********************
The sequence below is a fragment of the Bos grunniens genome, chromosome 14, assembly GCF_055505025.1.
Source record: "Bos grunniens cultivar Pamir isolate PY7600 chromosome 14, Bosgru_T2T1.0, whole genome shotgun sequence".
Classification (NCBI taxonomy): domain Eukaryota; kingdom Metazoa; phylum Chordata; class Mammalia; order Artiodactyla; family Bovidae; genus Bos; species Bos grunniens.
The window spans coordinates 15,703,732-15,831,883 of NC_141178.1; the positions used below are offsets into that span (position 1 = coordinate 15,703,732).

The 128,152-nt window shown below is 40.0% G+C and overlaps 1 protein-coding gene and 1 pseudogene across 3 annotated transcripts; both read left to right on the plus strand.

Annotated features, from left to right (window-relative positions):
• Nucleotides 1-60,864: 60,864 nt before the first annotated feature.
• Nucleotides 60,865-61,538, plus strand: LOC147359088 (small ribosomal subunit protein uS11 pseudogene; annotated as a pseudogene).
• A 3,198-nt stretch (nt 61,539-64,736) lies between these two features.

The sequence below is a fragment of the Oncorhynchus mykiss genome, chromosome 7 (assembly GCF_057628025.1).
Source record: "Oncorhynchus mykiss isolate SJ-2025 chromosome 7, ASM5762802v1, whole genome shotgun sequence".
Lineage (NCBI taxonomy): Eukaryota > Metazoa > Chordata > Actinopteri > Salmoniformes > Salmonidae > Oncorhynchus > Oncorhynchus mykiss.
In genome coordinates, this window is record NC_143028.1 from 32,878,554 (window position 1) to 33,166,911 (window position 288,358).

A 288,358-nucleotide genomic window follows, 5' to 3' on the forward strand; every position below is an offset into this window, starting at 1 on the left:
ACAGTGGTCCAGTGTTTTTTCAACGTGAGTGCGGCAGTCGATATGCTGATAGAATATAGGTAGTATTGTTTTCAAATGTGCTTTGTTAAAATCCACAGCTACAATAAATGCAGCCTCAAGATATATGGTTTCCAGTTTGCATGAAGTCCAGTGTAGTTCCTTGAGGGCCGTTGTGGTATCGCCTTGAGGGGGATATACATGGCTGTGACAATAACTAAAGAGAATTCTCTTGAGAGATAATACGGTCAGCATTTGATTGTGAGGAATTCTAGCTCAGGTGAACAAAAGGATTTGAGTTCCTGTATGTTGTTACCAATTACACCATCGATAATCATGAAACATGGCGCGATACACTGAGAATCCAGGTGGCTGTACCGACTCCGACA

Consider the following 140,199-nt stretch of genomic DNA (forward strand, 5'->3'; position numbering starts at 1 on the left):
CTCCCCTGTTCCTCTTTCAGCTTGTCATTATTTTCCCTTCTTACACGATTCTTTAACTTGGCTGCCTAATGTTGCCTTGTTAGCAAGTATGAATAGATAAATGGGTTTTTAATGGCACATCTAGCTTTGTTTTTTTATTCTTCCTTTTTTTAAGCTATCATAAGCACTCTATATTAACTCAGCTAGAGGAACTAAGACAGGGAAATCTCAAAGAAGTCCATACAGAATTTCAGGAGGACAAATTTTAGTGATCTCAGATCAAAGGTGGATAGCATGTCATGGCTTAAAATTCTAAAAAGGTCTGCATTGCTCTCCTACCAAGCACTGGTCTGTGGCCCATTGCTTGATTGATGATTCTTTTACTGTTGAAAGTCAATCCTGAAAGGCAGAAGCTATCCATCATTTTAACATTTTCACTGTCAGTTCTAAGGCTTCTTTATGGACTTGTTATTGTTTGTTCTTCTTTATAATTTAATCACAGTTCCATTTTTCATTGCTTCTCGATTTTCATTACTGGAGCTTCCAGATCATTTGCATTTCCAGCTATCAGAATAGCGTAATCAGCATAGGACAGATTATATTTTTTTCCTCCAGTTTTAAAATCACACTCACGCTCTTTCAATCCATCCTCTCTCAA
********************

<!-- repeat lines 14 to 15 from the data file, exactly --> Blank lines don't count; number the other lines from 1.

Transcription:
A 288,358-nucleotide genomic window follows, 5' to 3' on the forward strand; every position below is an offset into this window, starting at 1 on the left:
ACAGTGGTCCAGTGTTTTTTCAACGTGAGTGCGGCAGTCGATATGCTGATAGAATATAGGTAGTATTGTTTTCAAATGTGCTTTGTTAAAATCCACAGCTACAATAAATGCAGCCTCAAGATATATGGTTTCCAGTTTGCATGAAGTCCAGTGTAGTTCCTTGAGGGCCGTTGTGGTATCGCCTTGAGGGGGATATACATGGCTGTGACAATAACTAAAGAGAATTCTCTTGAGAGATAATACGGTCAGCATTTGATTGTGAGGAATTCTAGCTCAGGTGAACAAAAGGATTTGAGTTCCTGTATGTTGTTACCAATTACACCATCGATAATCATGAAACATGGCGCGATACACTGAGAATCCAGGTGGCTGTACCGACTCCGACA